HL Deb 25 November 2002 vol 641 cc17-9WA
Lord Evans of Temple Guiting

asked Her Majesty's Government:

What plans they have in relation to tariff-setting arrangements for those convicted of murder. [HL259]

The Minister of State, Home Office (Lord Falconer of Thoroton)

The House of Lords has made decisions today in two cases that deal with the arrangements for the sentencing of adults convicted of murder. These judgments concern matters of fundamental significance for the criminal justice system and the role of Parliament and Ministers in formulating policy on the provision of adequate punishment for the quality and the protection of the public.

In the case of Pyrah and Lichniak, the House of Lords has confirmed that the mandatory life sentence of murder is compatible with the rights protected by the European Convention on Human Rights. This sentence will remain in place.

The case of Anderson deals with the Home Secretary's power to set the tariff or minimum period a convicted murderer must remain in custody until he becomes eligible for release. This power has ensured ministerial accountability to Parliament within the criminal justice system for the punishment imposed for the most heinous and serious of crimes. When Parliament took its decision to abolish the death penalty for murder, this was the framework with which it was replaced. The House of Lords has not ruled that the Home Secretary's power is unlawful. All existing tariffs therefore stand. The House of Lords has declared instead that the Home Secretary's power to set tariffs for those convicted of murder is incompatible with the European Convention on Human Rights. The existing law and tariffs set according to it therefore remain until new legislation is in place.

The judgment will affect only the issue of who sets the tariff in each case. As is proper in a democracy, Parliament will continue to retain the paramount role of setting a clear framework within which the minimum period to be served will be established. The Government determined that there should continue to be accountability to Parliament for these most critical decisions. This is fundamental to our democracy and to the maintenance of confidence in the criminal justice system.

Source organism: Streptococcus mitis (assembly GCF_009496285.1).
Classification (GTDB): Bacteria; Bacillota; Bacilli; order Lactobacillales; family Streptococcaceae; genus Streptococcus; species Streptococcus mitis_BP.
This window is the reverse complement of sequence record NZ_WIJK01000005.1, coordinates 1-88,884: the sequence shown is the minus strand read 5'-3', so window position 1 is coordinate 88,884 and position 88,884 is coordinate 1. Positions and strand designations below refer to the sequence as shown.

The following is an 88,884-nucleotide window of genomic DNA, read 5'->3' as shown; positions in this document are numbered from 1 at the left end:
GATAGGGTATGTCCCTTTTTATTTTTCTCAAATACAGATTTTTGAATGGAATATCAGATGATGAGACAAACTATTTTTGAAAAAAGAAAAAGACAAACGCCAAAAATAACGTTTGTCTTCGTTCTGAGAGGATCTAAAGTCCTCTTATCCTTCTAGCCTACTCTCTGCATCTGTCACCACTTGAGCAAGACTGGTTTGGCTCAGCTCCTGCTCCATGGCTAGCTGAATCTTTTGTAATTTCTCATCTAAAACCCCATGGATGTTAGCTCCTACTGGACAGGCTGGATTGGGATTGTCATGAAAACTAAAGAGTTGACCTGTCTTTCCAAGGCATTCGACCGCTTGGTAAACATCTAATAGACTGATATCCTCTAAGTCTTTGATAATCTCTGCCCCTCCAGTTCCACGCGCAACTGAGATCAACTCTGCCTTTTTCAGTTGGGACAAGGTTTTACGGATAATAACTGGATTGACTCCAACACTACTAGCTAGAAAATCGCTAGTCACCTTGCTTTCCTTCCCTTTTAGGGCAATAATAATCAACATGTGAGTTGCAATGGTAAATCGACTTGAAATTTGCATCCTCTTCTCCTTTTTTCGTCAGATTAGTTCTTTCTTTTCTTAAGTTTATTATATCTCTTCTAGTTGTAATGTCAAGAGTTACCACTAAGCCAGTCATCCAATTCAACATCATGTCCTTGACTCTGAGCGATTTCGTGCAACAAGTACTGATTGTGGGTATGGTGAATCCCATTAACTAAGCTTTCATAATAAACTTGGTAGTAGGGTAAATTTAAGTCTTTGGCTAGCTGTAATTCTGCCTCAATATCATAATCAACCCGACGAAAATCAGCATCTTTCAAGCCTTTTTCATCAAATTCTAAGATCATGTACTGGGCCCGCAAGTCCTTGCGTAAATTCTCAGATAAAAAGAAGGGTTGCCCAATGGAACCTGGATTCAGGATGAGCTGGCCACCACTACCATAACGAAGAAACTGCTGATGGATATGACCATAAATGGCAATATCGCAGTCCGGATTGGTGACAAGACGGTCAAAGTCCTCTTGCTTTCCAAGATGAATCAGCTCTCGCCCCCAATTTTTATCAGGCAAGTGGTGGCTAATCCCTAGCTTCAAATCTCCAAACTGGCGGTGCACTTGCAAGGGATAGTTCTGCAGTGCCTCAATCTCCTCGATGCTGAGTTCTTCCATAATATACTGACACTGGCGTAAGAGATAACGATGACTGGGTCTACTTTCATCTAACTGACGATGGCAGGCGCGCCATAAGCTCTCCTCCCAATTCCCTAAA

We need to study the judgment carefully before finalising our proposals, but we intend to legislate this Session to establish a clear set of principles within which the courts will fix tariffs in the future. These principles will be debated and agreed by both Houses of Parliament, and in setting a tariff, the judge will be required, in open court, to give reasons if the term being imposed departs from those principles. The Attorney-General already has powers in relation to unduly lenient sentences and it will be open to him to challenge any tariff which he does not consider to be consistent with these principles.

These principles will set a framework within which judicial discretion, which is an essential feature of sentencing, will operate. They will be robust and comprehensive. We envisage that they will comprise a statement of the major guiding principles followed by a series of clear messages about the tariffs Parliament expects to be imposed for different categories of murder. The principles will provide entry points for particular categories of murder, which would be adjusted up or down in line with specified aggravating and mitigating factors. The principles will set out that for the most serious crimes—such as the sexual, sadistic murder of children—life should mean life. The principles will incorporate the same aggravating factors upon which previous Home Secretaries and the present one have based our decisions. These factors will include murder committed in the course of armed robbery or the murder of prison or police officers in the course of their duty as set out to Parliament by Leon Brittan in 1983. In the case of existing tariffs, these arrangements will ensure that any judicial reconsideration is on the basis of this same set of principles.

We believe that coupled with the new arrangements for the determination of release of mandatory life prisoners by the Parole Board, under which the Home Secretary will have an opportunity to make representations on the impact of any future offending by the prisoner concerned, the provisions outlined will amount to a sensible and secure scheme for the management of life sentences generally. The new scheme will be compatible with our human rights obligations and will also ensure that Parliament has established the framework for dealing with the most dangerous and evil people in our society.

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